On this page are specific rulings adopted in South Carolina for the Robot Game and Project judging portions of the FIRST LEGO League competition. These rulings are not meant to override nor should they conflict with those described in the Challenge Guide nor the Challenge Updates posted by FIRST. Instead these updates are supplementary and specific to South Carolina.
If you are competing outside of South Carolina, do not assume that these same rulings apply to your region. Please check with your regional Affiliate Partner for your specific rules.
If you have any questions, concerns, or comments related to the Robot Game as it is refereed in South Carolina, please contact our head referee at email@example.com.
For questions, concerns, or comments related to any aspect of judging, including specific questions about the Project requirements for this year’s challenge, please reach out to our State Judge Advisor at firstname.lastname@example.org.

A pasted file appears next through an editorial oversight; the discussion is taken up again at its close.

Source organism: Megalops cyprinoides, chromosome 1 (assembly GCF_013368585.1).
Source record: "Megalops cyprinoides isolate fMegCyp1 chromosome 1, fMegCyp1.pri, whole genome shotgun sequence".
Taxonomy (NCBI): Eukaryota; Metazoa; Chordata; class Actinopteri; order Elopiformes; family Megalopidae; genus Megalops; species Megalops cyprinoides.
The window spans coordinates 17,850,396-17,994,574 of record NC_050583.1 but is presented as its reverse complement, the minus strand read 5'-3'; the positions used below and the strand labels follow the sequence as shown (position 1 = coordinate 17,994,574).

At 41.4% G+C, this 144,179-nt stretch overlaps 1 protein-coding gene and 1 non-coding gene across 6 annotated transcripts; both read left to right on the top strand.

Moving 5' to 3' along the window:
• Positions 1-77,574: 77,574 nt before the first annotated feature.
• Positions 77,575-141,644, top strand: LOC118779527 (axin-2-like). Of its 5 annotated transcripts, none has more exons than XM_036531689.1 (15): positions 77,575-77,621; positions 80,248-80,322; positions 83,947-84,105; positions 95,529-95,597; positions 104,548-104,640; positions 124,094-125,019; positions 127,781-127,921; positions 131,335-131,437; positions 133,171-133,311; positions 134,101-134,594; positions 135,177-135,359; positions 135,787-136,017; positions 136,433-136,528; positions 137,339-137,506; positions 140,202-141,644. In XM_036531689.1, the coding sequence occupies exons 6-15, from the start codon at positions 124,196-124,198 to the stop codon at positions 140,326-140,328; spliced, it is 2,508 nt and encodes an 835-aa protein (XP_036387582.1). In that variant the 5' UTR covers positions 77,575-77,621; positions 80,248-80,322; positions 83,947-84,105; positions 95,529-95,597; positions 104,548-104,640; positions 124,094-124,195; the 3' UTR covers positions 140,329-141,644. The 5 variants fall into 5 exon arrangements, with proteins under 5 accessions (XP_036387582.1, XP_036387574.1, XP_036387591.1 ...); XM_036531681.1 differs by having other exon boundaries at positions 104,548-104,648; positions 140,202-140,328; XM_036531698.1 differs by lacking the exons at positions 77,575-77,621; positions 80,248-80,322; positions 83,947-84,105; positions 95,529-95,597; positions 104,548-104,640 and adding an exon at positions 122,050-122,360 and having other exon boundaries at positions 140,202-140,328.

In past seasons, a third technician was allowed to stand near the Robot Game competition field while holding a bin of replacement parts. The use of a human table has gone away. Instead at all official South Carolina tournaments we now use a real table as part of the Robot Game. Tournament directors will provide a typical television tray table, placed within arms reach off the south-west corner of the competition field. Teams can either use these side tables as is or they can bring with them a box, bin, lid, tray, etc and place it on top of the side table during the Robot Game run.
Teams are not allowed to bring their own rolling cart to the competition table.
Throughout the Animal Allies season the South Carolina Head Referee has answered a number of great questions related to the Robot Game. As many teams may benefit from the answers to these questions, the document, Allies Robot Game QA, is a compilation of the questions and the given answers.
Teams are not allowed to bring live, or formerly living animals to a tournament. Besides concerns related to the safety of participants and spectators around live animals, some allergies are extreme enough that even formerly living animals can irritate some senses.